Today one of our readers brought a new blog to my attention.
LabRigger is a how-to blog with a fresh look (kudos for the design and typography) that already has many interesting and relevant posts up for scientists who like to build. (You know who you are…) Furthermore, it seems especially geared toward neuroscientists and physiology folks. I’ve already added this one to my browser’s bookmarks.
Here are some of my favorites from quickly perusing the site: Printable bolt size charts, Tips on intrinsic optical imaging, Comparison of high NA, low mag objectives, and my favorite, Catalogs as textbooks. (I still remember a neuroscience faculty member here at MIT who told me that he brings science catalogs along on his vacations as “leisure reading” to stay up-to-date on new tools and to generate ideas for experiments.) In fact, I wanted to read just about every post on this blog and I think you will too! And if you’re the author of this blog, please introduce yourself in the comments, too.
Neuroscientists love talking about recent papers (lambasting, exalting), but currently the options for doing this online are bad. You have to log in, with your real name, at whichever journal published the paper. So you’re not going to write anything critical, lest the author be angry at you, nor are you going to go back and follow it up, because it’s such a hassle to find the paper again on the journal site. Enter The Third Reviewer.
It’s a centralized commenting location for all major neuroscience papers. Every recently published paper has a page that you can find by browsing or searching. You can leave comments anonymously, and you can request follow-up emails when others comment. ThirdReviewer currently indexes all papers from 11 major journals, including Neuron, Nature, J Neurosci, and Nature Neuroscience.
Check it out and opine: The Third Reviewer
1. Beyond Brain Machine Interface: From Senses to Cognition
Co-sponsored by IEEE Engineering in Medicine and Biology Society and Army Research Office
June 20, 2010, Long Beach, CA
Travel fellowships, poster abstracts, and registration:
2. 39th Neural Interfaces Conference
Co-sponsored by NIH Deep Brain Stimulation Consortium
June 21-23, 2010, Long Beach, CA
Free registration for students (Faculty Advisor letter due May 21)
Program, registration, and further information:
17th Joint Symposium on Neural Computation – UCLA
Saturday, May 22, 2010
9:00 am – 5:00 pm
Registration: $35 http://www.jsnc.caltech.edu/
CNN News ran a segment last month on the meaning and impact of intelligence on a person’s life, as measured through a test such as the Wechsler Adult Intelligence Scale which gives an “IQ.” Dr. John Gabrieli of MIT displays brain scans that show functional differences between brains of low IQ and high IQ subjects while completing intelligence tests in an MRI scanner. The higher IQ brain shows less activity than the lower IQ brain during the same task, indicating that smarter brains are more efficient.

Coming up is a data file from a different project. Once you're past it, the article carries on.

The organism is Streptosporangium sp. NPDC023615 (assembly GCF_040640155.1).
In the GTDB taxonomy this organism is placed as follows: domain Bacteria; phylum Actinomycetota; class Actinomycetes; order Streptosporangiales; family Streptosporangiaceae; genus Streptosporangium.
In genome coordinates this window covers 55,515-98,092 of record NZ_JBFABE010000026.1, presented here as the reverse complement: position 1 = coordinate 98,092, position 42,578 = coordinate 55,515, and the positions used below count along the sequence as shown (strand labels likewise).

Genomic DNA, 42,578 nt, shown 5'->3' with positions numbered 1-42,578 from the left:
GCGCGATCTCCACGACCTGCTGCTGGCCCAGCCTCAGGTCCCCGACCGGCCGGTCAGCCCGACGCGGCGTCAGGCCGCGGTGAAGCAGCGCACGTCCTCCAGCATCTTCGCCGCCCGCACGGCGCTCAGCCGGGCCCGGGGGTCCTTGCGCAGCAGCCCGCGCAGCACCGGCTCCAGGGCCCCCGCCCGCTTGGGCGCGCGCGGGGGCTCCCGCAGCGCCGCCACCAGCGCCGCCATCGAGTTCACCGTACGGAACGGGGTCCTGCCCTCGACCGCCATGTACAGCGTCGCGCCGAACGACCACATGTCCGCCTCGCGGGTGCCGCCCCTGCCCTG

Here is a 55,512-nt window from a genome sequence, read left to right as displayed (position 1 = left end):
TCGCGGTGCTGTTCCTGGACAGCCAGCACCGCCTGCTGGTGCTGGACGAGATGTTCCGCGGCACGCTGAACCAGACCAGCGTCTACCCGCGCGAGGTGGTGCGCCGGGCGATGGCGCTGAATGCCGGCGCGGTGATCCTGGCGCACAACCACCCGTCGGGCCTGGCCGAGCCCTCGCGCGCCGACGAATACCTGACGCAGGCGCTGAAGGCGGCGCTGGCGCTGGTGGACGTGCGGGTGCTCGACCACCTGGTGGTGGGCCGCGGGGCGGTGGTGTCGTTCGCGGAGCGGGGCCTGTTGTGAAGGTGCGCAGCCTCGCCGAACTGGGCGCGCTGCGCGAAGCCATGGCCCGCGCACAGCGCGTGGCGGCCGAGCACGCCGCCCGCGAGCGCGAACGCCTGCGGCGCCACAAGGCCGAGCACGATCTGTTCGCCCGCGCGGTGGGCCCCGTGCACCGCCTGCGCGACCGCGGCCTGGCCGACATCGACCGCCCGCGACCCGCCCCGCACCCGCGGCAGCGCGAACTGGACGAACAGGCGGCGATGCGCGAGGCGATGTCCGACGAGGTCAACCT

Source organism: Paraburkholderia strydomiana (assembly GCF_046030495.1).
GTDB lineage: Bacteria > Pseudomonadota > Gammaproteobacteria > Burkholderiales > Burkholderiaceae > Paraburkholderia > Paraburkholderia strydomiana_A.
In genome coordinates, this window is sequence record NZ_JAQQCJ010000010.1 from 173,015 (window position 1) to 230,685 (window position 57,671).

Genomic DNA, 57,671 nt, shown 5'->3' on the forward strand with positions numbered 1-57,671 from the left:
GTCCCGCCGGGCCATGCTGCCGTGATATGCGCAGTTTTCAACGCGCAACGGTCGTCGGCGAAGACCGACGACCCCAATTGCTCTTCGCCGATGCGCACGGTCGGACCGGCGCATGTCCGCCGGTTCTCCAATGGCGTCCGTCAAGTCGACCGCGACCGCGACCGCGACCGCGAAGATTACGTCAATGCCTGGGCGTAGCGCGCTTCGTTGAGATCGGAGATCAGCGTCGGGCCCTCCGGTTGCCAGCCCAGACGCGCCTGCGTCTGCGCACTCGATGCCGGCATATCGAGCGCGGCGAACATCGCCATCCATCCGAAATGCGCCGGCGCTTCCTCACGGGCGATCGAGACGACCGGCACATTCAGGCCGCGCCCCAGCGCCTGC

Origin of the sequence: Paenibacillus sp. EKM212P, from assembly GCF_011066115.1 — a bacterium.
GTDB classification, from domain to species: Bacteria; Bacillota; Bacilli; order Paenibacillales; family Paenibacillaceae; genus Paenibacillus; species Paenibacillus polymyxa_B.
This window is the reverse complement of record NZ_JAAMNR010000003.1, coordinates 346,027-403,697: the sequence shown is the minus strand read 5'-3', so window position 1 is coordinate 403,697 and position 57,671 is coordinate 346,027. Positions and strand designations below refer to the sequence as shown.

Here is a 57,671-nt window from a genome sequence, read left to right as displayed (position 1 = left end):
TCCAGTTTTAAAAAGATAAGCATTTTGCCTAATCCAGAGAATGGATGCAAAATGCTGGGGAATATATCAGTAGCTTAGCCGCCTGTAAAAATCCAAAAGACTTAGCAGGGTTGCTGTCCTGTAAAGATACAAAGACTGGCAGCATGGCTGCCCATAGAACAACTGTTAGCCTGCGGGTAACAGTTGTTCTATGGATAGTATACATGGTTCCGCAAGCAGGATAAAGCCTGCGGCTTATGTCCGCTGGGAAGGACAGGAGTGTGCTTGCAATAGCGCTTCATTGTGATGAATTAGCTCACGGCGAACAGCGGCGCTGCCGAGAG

The findings on IQ mentioned in the report are remarkable. The standing debate on the importance of IQ is also on display here. Researchers have found that 25% of what makes one successful can be attributed to IQ -but Dr. Gabrieli points to findings that increases in IQ are linked to “a better paying job, a healthy future, more stability in your family life.” This makes the prospect of “training intelligence” to increase IQ scores all the more alluring and relevant. A demonstration of a computer working memory task that is used to “train intelligence” is featured in the segment.
Watch the segment here:
Read more about the working memory task featured in the segment:
-A Neurodudes Reader
You’ve probably read by now about the announcement by IBM’s Cognitive Computing group that they had created a “computer system that simulates and emulates the brain’s abilities for sensation, perception, action, interaction and cognition” at the “scale of a cat cortex”. For their work, the IBM team led by Dharmendra Modha was awarded the ACM Gordon Bell prize, which recognizes “outstanding achievement in high-performance computing”.
A few days later, Henry Markram, leader of the Blue Brain Project at EPFL, sent off an e-mail to IBM CTO Bernard Meyerson harshly criticizing the IBM press release, and cc’ed several reporters. This brought a spate of shock media into the usually placid arena of computational neuroscience reporting, with headlines such as “IBM’s cat-brain sim a ‘scam,’ says Swiss boffin: Neuroscientist hairs on end”, and “Meow! IBM cat brain simulation dissed as ‘hoax’ by rival scientist”. One reporter chose to highlight the rivalry as cat versus rat, using the different animal model choice of the two researchers as a theme. Since then, additional criticisms from Markram have appeared online.
Find out more after the jump.
“….a chance for individuals
without a neuroscience background to quickly gain a working knowledge of [neuroscience]”